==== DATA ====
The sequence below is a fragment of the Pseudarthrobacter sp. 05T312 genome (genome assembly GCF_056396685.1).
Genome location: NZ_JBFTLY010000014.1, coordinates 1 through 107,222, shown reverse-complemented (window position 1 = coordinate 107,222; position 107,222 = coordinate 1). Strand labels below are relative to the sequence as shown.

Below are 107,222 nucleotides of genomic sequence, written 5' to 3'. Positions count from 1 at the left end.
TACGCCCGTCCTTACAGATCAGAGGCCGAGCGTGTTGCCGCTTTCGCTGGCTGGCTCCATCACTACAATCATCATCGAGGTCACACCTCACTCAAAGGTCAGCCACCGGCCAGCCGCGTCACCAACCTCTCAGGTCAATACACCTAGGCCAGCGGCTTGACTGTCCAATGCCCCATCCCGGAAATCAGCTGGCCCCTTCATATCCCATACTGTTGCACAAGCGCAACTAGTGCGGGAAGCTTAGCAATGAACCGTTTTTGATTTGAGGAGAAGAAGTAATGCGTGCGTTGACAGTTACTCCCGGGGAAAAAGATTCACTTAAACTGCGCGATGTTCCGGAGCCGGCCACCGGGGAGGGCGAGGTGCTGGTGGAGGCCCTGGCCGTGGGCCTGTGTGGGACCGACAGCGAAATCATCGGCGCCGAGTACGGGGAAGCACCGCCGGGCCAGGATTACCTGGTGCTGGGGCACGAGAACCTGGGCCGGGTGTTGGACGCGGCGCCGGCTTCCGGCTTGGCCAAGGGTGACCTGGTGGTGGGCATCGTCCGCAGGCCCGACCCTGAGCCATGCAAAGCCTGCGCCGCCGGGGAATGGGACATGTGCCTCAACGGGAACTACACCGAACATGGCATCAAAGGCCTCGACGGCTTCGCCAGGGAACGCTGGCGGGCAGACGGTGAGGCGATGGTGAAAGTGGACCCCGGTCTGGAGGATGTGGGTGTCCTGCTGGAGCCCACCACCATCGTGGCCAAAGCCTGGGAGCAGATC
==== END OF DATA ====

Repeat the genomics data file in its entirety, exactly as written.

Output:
The sequence below is a fragment of the Pseudarthrobacter sp. 05T312 genome (genome assembly GCF_056396685.1).
Genome location: NZ_JBFTLY010000014.1, coordinates 1 through 107,222, shown reverse-complemented (window position 1 = coordinate 107,222; position 107,222 = coordinate 1). Strand labels below are relative to the sequence as shown.

Below are 107,222 nucleotides of genomic sequence, written 5' to 3'. Positions count from 1 at the left end.
TACGCCCGTCCTTACAGATCAGAGGCCGAGCGTGTTGCCGCTTTCGCTGGCTGGCTCCATCACTACAATCATCATCGAGGTCACACCTCACTCAAAGGTCAGCCACCGGCCAGCCGCGTCACCAACCTCTCAGGTCAATACACCTAGGCCAGCGGCTTGACTGTCCAATGCCCCATCCCGGAAATCAGCTGGCCCCTTCATATCCCATACTGTTGCACAAGCGCAACTAGTGCGGGAAGCTTAGCAATGAACCGTTTTTGATTTGAGGAGAAGAAGTAATGCGTGCGTTGACAGTTACTCCCGGGGAAAAAGATTCACTTAAACTGCGCGATGTTCCGGAGCCGGCCACCGGGGAGGGCGAGGTGCTGGTGGAGGCCCTGGCCGTGGGCCTGTGTGGGACCGACAGCGAAATCATCGGCGCCGAGTACGGGGAAGCACCGCCGGGCCAGGATTACCTGGTGCTGGGGCACGAGAACCTGGGCCGGGTGTTGGACGCGGCGCCGGCTTCCGGCTTGGCCAAGGGTGACCTGGTGGTGGGCATCGTCCGCAGGCCCGACCCTGAGCCATGCAAAGCCTGCGCCGCCGGGGAATGGGACATGTGCCTCAACGGGAACTACACCGAACATGGCATCAAAGGCCTCGACGGCTTCGCCAGGGAACGCTGGCGGGCAGACGGTGAGGCGATGGTGAAAGTGGACCCCGGTCTGGAGGATGTGGGTGTCCTGCTGGAGCCCACCACCATCGTGGCCAAAGCCTGGGAGCAGATC